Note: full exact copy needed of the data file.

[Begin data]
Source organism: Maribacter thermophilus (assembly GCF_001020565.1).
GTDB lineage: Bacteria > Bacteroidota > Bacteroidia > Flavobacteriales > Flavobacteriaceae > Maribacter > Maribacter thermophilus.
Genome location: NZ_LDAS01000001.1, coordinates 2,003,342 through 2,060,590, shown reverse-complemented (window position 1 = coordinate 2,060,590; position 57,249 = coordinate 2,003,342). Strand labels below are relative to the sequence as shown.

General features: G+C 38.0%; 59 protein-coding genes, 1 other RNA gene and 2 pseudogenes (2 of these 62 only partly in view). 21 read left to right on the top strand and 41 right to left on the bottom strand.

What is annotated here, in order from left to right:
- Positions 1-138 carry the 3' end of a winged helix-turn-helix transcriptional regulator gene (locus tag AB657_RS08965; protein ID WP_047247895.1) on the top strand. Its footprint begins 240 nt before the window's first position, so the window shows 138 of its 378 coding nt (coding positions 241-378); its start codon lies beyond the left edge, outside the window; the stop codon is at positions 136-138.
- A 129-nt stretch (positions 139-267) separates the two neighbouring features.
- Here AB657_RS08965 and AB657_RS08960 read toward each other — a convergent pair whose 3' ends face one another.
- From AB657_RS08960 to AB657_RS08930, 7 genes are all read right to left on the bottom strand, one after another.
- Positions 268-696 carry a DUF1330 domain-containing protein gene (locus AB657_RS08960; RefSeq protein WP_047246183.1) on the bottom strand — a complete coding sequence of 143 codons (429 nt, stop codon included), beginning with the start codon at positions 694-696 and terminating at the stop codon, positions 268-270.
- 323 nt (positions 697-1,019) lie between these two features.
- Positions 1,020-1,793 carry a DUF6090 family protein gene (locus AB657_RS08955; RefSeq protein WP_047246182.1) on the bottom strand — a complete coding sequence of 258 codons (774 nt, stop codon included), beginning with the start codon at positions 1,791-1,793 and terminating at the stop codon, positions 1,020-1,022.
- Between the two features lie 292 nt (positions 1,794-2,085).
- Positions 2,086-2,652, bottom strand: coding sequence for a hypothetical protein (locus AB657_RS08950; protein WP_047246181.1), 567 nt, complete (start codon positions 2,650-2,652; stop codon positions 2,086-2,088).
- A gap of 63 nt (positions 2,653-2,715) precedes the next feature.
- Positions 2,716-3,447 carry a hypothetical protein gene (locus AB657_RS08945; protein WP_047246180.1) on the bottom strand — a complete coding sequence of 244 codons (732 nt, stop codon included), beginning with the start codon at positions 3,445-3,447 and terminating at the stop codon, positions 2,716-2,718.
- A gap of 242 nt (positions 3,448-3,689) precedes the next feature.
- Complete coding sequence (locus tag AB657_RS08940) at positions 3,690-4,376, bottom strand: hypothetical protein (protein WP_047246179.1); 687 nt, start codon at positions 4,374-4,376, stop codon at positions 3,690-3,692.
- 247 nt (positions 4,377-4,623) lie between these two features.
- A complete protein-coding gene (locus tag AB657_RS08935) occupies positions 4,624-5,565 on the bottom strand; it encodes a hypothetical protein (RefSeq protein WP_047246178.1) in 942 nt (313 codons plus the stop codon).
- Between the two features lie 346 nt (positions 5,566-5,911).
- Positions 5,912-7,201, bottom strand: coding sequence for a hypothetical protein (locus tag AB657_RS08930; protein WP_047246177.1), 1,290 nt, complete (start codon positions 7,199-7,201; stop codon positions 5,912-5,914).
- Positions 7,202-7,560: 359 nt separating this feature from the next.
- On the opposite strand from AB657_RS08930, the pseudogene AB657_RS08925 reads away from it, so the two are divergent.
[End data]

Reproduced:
Source organism: Maribacter thermophilus (assembly GCF_001020565.1).
GTDB lineage: Bacteria > Bacteroidota > Bacteroidia > Flavobacteriales > Flavobacteriaceae > Maribacter > Maribacter thermophilus.
Genome location: NZ_LDAS01000001.1, coordinates 2,003,342 through 2,060,590, shown reverse-complemented (window position 1 = coordinate 2,060,590; position 57,249 = coordinate 2,003,342). Strand labels below are relative to the sequence as shown.

General features: G+C 38.0%; 59 protein-coding genes, 1 other RNA gene and 2 pseudogenes (2 of these 62 only partly in view). 21 read left to right on the top strand and 41 right to left on the bottom strand.

What is annotated here, in order from left to right:
- Positions 1-138 carry the 3' end of a winged helix-turn-helix transcriptional regulator gene (locus tag AB657_RS08965; protein ID WP_047247895.1) on the top strand. Its footprint begins 240 nt before the window's first position, so the window shows 138 of its 378 coding nt (coding positions 241-378); its start codon lies beyond the left edge, outside the window; the stop codon is at positions 136-138.
- A 129-nt stretch (positions 139-267) separates the two neighbouring features.
- Here AB657_RS08965 and AB657_RS08960 read toward each other — a convergent pair whose 3' ends face one another.
- From AB657_RS08960 to AB657_RS08930, 7 genes are all read right to left on the bottom strand, one after another.
- Positions 268-696 carry a DUF1330 domain-containing protein gene (locus AB657_RS08960; RefSeq protein WP_047246183.1) on the bottom strand — a complete coding sequence of 143 codons (429 nt, stop codon included), beginning with the start codon at positions 694-696 and terminating at the stop codon, positions 268-270.
- 323 nt (positions 697-1,019) lie between these two features.
- Positions 1,020-1,793 carry a DUF6090 family protein gene (locus AB657_RS08955; RefSeq protein WP_047246182.1) on the bottom strand — a complete coding sequence of 258 codons (774 nt, stop codon included), beginning with the start codon at positions 1,791-1,793 and terminating at the stop codon, positions 1,020-1,022.
- Between the two features lie 292 nt (positions 1,794-2,085).
- Positions 2,086-2,652, bottom strand: coding sequence for a hypothetical protein (locus AB657_RS08950; protein WP_047246181.1), 567 nt, complete (start codon positions 2,650-2,652; stop codon positions 2,086-2,088).
- A gap of 63 nt (positions 2,653-2,715) precedes the next feature.
- Positions 2,716-3,447 carry a hypothetical protein gene (locus AB657_RS08945; protein WP_047246180.1) on the bottom strand — a complete coding sequence of 244 codons (732 nt, stop codon included), beginning with the start codon at positions 3,445-3,447 and terminating at the stop codon, positions 2,716-2,718.
- A gap of 242 nt (positions 3,448-3,689) precedes the next feature.
- Complete coding sequence (locus tag AB657_RS08940) at positions 3,690-4,376, bottom strand: hypothetical protein (protein WP_047246179.1); 687 nt, start codon at positions 4,374-4,376, stop codon at positions 3,690-3,692.
- 247 nt (positions 4,377-4,623) lie between these two features.
- A complete protein-coding gene (locus tag AB657_RS08935) occupies positions 4,624-5,565 on the bottom strand; it encodes a hypothetical protein (RefSeq protein WP_047246178.1) in 942 nt (313 codons plus the stop codon).
- Between the two features lie 346 nt (positions 5,566-5,911).
- Positions 5,912-7,201, bottom strand: coding sequence for a hypothetical protein (locus tag AB657_RS08930; protein WP_047246177.1), 1,290 nt, complete (start codon positions 7,199-7,201; stop codon positions 5,912-5,914).
- Positions 7,202-7,560: 359 nt separating this feature from the next.
- On the opposite strand from AB657_RS08930, the pseudogene AB657_RS08925 reads away from it, so the two are divergent.